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Danny Tenaglia: 30 Years Under 130



Now with the ever-growing popularity of Deep House and Techno artists taking to the main-stage, would you say there is still a huge gap between the genres of dance music? I’ve seen some of the more mainstream artists such as Tiesto and Kaskade playing Deep House now and Disclosure and Duke Dumont now getting airplay on FM stations here in the U.S.

Well you know I think for someone like myself who is really been there since the early stages of all of this pre-disco, I have a totally different feeling of what Deep House is.  I think the fact that if Tiesto and Kaskade are not playing their usual epic type, anthem trancy, very progressivey type, vocally alternative what have you and they are playing a funkier set – then right away it is considered as deep because it’s deeper than what they are used to playing. To me it’s not necessarily gospel deep, so that’s where my roots lie in Deep House, its roots are solos and piano and true musicians that were trained in Jazz and Classical. However, I still welcome it, I like the idea that even in Techno – like in the rave generation and post rave – Techno and the ones that might say that’s not Techno because in their minds and their hearts Techno is usually really very fast and aggressive and sometimes obnoxious – tracks that just sound like they are looping or drilling you – but the techno of today is more soulful. Techno has come down in its tempo and the patterns are a lot more swinging as opposed to that steady four on the floor, 16 note, just driving and drilling you.

I think a lot of the DJs and producers that were making this music back then and are still in the game – these guys are still killing it with techno but doing it in a modern way where it is appealing to guys like myself. Back then there was no way I was playing a 140 BPM Techno record but maybe back 15 years ago I would buy a lot of these compilations and find tracks, pitch them down, do edits. Now the records that are being made today are already sounding like that so I don’t have to do that type of work for them to sound appealing to the crowd I was playing for. I was mentioning a little while ago Cari Lekebusch, Timo Maas, Adam Beyer, Chris Liebing that would just be pioneers to me and they are still in the game – they are still making records but now they make them not as fast and a little bit funkier and a little bit more swinging. I think it’s amazing – so there is a market for everybody.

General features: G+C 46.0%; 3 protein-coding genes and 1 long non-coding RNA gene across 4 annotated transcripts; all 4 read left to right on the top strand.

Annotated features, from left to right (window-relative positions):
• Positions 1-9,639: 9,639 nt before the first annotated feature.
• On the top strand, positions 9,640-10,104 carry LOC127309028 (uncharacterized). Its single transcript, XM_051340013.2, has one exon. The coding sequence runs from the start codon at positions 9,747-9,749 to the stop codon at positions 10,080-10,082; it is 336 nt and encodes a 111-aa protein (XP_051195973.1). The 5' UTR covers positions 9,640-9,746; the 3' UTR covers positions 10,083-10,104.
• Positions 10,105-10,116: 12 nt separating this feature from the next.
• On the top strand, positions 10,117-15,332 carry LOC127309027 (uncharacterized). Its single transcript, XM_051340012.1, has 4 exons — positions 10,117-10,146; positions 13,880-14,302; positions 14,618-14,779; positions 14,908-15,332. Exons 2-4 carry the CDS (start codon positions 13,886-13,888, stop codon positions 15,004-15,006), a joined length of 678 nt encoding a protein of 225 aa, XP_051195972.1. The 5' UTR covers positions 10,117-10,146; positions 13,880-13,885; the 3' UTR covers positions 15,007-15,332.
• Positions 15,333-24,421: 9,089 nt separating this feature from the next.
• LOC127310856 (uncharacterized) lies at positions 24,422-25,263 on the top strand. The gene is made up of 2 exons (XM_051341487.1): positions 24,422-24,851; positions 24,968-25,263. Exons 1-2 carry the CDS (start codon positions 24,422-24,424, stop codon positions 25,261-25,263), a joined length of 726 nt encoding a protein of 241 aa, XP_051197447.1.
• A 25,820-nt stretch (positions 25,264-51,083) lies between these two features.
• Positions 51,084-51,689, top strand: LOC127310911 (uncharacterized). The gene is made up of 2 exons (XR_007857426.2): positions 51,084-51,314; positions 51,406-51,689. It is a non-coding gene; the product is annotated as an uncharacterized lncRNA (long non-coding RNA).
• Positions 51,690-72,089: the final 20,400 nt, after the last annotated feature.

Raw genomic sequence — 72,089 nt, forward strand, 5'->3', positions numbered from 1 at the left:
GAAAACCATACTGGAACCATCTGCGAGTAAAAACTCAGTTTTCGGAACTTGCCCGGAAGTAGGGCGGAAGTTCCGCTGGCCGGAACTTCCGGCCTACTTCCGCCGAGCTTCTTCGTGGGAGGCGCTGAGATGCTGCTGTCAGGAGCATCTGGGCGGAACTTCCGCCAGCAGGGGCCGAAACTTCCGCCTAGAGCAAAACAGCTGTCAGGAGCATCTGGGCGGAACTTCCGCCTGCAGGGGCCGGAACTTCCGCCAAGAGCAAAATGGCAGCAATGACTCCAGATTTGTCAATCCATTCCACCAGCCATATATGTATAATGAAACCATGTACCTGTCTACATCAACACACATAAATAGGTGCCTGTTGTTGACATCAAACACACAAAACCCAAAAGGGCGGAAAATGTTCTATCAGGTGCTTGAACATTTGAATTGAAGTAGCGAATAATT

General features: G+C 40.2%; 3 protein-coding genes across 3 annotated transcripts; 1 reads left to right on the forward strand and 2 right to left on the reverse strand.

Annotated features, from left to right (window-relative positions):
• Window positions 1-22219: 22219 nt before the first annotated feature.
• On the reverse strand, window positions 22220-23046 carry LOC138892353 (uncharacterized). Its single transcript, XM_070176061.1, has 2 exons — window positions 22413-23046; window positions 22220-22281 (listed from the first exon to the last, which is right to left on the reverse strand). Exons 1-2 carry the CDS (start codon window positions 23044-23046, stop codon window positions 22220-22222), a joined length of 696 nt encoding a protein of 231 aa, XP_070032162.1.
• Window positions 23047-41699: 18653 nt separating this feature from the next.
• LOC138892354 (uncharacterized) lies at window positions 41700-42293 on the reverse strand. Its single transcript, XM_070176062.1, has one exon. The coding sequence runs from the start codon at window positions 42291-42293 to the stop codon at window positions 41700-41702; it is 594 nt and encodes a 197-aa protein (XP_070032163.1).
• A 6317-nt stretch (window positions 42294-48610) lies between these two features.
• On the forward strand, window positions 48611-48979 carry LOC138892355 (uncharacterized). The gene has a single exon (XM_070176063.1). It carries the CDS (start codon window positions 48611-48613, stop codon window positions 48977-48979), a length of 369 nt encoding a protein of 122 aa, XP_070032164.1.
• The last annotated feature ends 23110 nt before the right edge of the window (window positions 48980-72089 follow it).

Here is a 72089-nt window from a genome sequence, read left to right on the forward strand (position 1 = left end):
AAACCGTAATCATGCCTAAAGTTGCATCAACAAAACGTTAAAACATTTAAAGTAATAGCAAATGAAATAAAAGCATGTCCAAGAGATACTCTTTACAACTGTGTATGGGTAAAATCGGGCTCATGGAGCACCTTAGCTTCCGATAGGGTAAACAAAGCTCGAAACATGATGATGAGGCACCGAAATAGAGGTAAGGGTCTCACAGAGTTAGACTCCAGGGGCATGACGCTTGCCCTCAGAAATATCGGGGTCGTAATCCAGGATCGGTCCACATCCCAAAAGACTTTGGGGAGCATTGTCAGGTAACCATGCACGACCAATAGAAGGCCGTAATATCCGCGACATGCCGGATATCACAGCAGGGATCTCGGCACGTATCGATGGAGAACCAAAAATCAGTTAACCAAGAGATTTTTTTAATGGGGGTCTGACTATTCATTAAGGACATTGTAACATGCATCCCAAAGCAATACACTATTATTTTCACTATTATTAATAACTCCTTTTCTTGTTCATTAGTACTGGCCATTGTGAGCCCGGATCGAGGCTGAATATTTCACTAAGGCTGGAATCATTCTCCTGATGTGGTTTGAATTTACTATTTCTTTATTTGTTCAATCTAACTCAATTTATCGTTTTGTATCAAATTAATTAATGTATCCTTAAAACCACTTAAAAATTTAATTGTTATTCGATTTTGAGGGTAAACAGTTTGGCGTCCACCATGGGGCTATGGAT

It has been 6 years since you released your last compilation, how long was this in the making and how did you go about the selection process for tracks and artists?

Over the years I was a resident DJ for many years but especially since 95 or 96 when this all started for me back again in New York at Roxy and Twilo. It was in Twilo I did my first Global Underground CD and 2 years later I was at The Tunnel and that’s when I did my 2nd Global Underground CD as well as doing my solo EP “Tourism” and then I went on to Vinyl. When I was at Vinyl I did a “Back to Basics” compilation, “Back to Mind” compilation. It’s really only “Futurism” back in 2008 that was post my residency mentality and that particular CD was when I started to feel like I was going to express myself though a different kind of journey. What I’m trying to say is that the residency thing was me doing these long sets and I was trying to show people how I can take them on a journey from Deep House and tribal-ish introductions all the way through to progressive and maybe even touching on trance here and there. That brought me home with something more of the closure to the CD.

When I did “Futurism” this was now me feeling more minimal, tech-ish, but similar in the journey sense where I needed to pick up the energy. I found myself moving away from my roots in house with vocals and a certain sense of deepness, even though the tempo could of started at 120, it was Deep Tech, it wasn’t Deep House. Now with Balance – several years later – I think what it was doing was a similar thing – embracing where I  am in the future, not getting stuck in my past and being reflective of Berghain and Panorama Bar and Output Club here in New York. As long as I’ve had my many other travels whether it be Stereo Montreal, Winter Music Conference, or Ibiza – I think that if a club hires me and they want me to play for 6-8 hours, they know that I’m going to have to give that journey and I’m not going to stay on Techno for that many hours. I know that they want for me to go into that classic sound of mind of the past and take it home with a Deep House classic kind of New York, New Jersey, Chicago vibe.

When you are doing a 2 hour CD, it’s impossible to bring the essence of that marathon set. I didn’t want to confuse the people by doing a techy Techno CD and then dropping some vocals – that would make no sense in the middle of the CD so I just eliminated that –  I didn’t want people to think that I don’t love that anymore and that I don’t play that anymore. I just felt like I’m still doing this, I ain’t going to stop, I’m never going to stop and maybe the next CD I do I will be more reflective of just Panorama Bar where its only old school and a lot of personal edits and remixes that I don’t give away.

Continued on page 3


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